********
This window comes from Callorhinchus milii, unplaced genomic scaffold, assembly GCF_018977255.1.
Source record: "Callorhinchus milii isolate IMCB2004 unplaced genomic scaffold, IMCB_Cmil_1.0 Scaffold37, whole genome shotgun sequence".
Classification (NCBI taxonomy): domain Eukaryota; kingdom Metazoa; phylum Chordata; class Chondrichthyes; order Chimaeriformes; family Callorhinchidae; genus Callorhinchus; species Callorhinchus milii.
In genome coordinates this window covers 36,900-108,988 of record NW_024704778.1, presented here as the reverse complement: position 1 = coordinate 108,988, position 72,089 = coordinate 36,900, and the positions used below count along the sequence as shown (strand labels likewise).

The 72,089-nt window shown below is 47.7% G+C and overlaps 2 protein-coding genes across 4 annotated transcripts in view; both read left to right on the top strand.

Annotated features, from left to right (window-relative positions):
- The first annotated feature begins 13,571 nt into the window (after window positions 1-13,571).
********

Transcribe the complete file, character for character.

This window comes from Callorhinchus milii, unplaced genomic scaffold, assembly GCF_018977255.1.
Source record: "Callorhinchus milii isolate IMCB2004 unplaced genomic scaffold, IMCB_Cmil_1.0 Scaffold37, whole genome shotgun sequence".
Classification (NCBI taxonomy): domain Eukaryota; kingdom Metazoa; phylum Chordata; class Chondrichthyes; order Chimaeriformes; family Callorhinchidae; genus Callorhinchus; species Callorhinchus milii.
In genome coordinates this window covers 36,900-108,988 of record NW_024704778.1, presented here as the reverse complement: position 1 = coordinate 108,988, position 72,089 = coordinate 36,900, and the positions used below count along the sequence as shown (strand labels likewise).

The 72,089-nt window shown below is 47.7% G+C and overlaps 2 protein-coding genes across 4 annotated transcripts in view; both read left to right on the top strand.

Annotated features, from left to right (window-relative positions):
- The first annotated feature begins 13,571 nt into the window (after window positions 1-13,571).